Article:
Community media

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Community media is any form of media that is created and controlled by a community, either a geographic community or a community of identity or interest. Community media is separate from commercial media, state run media, or public broadcasting.

Definition and function[edit]

Community media has been described, in a broad sense, as "community communication" [1]:7

The International Association of Media and Communication Research states that community media "originates, circulates, and resonates from the sphere of civil society"[1]:4. As media created by civil society, there is an implied component of civic engagement in the production of community media.[1]:4[further explanation needed]

The nascent impetus for community media analysis stemmed from the efforts to "democratize" the media.[1]:17[clarification needed] and civil society requires communication platforms.[1]:35

Commercial influences[edit]

Although there is a clear aversion to engage with commercial forces in the production of community media, there may be times when some market interaction is desirable.[1]:4

Grassroots media[edit]

Grassroots media is focused more specifically on media making by and for the local community that it serves making the discussion more narrow and precise.[2] It is essentially a subset focusing on small scale media projects which aim to bring different visions and perspectives to the "codes" that are so easily embedded in the social psyche.[1]:23[clarification needed]

History in the USA[edit]

The first Public-access television station in the United States considered to be community media was set up in 1968 in Dale City, Virginia. It was managed by the city's Junior Chamber of Commerce and ran programming for two years without advertising. It closed due to lack of financing, equipment, and infrastructure.[3]:5 Another early example of community media is found in the counter-culture video collectives of the 1960s and 1970s.

Videofreex, Video Free America, and Global Village used new technologies to the benefit of community interests. In addition, the Raindance Corporation founded by Michael Shamberg, Paul Ryan, and others became known as "guerrilla television." The premise of guerrilla television was to non-violently blaze a new trail for the creation of media as an alternative to broadcast television. This initial activity was made possible by Sony's introduction of the video Porta-Pak.[3]:6

History in Canada[edit]

Canada also has a central role in the development of community media and is by many considered the birthplace of community broadcasting.[1]:48 In the 1960s, the National Film Board of Canada set up a project called Challenge for Change which was a series of documentary films addressing socio-economic issues. Once again Sony's Porta-Pak proved revolutionary in Canada as well. In 1968, filmmakers Bonny Klein and Dorothy He`naut persuaded Challenge for Change to take on more local community issues. During the same year they trained members of the St. Jacques Citizens' Committee in video production. The committee went into the Montreal slums and captured interview footage with poor people and then presented the video in public meetings for discussion.[3]:4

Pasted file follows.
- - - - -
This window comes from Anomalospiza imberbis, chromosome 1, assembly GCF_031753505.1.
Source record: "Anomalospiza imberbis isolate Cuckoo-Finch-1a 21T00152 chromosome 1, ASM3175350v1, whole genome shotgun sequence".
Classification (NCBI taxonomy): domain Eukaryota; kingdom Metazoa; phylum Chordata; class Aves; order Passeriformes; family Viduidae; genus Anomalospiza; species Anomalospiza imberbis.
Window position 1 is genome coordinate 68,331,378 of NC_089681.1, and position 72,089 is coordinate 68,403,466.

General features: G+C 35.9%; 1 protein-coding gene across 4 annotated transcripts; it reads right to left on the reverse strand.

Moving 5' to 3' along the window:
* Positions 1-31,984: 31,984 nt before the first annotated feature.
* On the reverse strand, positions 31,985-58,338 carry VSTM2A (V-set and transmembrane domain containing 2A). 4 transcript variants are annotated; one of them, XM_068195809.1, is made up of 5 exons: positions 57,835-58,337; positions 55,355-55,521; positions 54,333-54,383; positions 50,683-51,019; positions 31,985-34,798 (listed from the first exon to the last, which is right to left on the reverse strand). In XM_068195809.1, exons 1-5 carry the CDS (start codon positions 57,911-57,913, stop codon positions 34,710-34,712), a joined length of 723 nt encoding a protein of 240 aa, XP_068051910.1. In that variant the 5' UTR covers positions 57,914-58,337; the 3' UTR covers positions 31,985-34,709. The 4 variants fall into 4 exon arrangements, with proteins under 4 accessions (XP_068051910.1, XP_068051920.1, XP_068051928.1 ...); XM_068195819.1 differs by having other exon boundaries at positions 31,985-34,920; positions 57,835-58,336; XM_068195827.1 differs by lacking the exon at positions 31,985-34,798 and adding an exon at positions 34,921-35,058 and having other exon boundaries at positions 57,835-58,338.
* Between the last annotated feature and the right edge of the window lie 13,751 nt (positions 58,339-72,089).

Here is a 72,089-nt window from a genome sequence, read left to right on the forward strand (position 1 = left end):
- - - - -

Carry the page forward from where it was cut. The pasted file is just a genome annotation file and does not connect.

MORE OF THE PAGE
The history of community radio dates back to amateur radio organizations that formed in 1906.[1]:62 From a historical perspective, the seminal example of community radio is Lewis Hill's Pacifica Radio. KPFA in Berkeley, California began broadcasting in 1949 after acquiring an FCC license for FM spectrum. This first Pacifica station was funded through listener support and philanthropic foundations. Pacifica's mandate, that Hill expressed as "to engage in any activity that shall contribute to the lasting understanding between nations and between the individuals of all nations, races, creeds, and colors," has served to frame the community media movement through its historical and technological development.[1]:64

History in Bangladesh[edit]

Community media are widely recognized by governments, international development agencies, and civil society organizations alike as key agents of participatory development. Their reach and practices are a unique way of reaching and involving people. This is particularly true of community radio, the most prevalent of all community media, which is a vital alternative both to state owned and commercial private radio. Community radio‘s affordability and reach make it a powerful agent of social change.

Recognition of community radio as a legitimate and key element in development efforts and the potential to empower marginalized and disenfranchised communities, has pushed a number of countries to introduce laws and regulations that acknowledge community radios as a distinct media sector. In those countries an enabling environment for community radios has been created.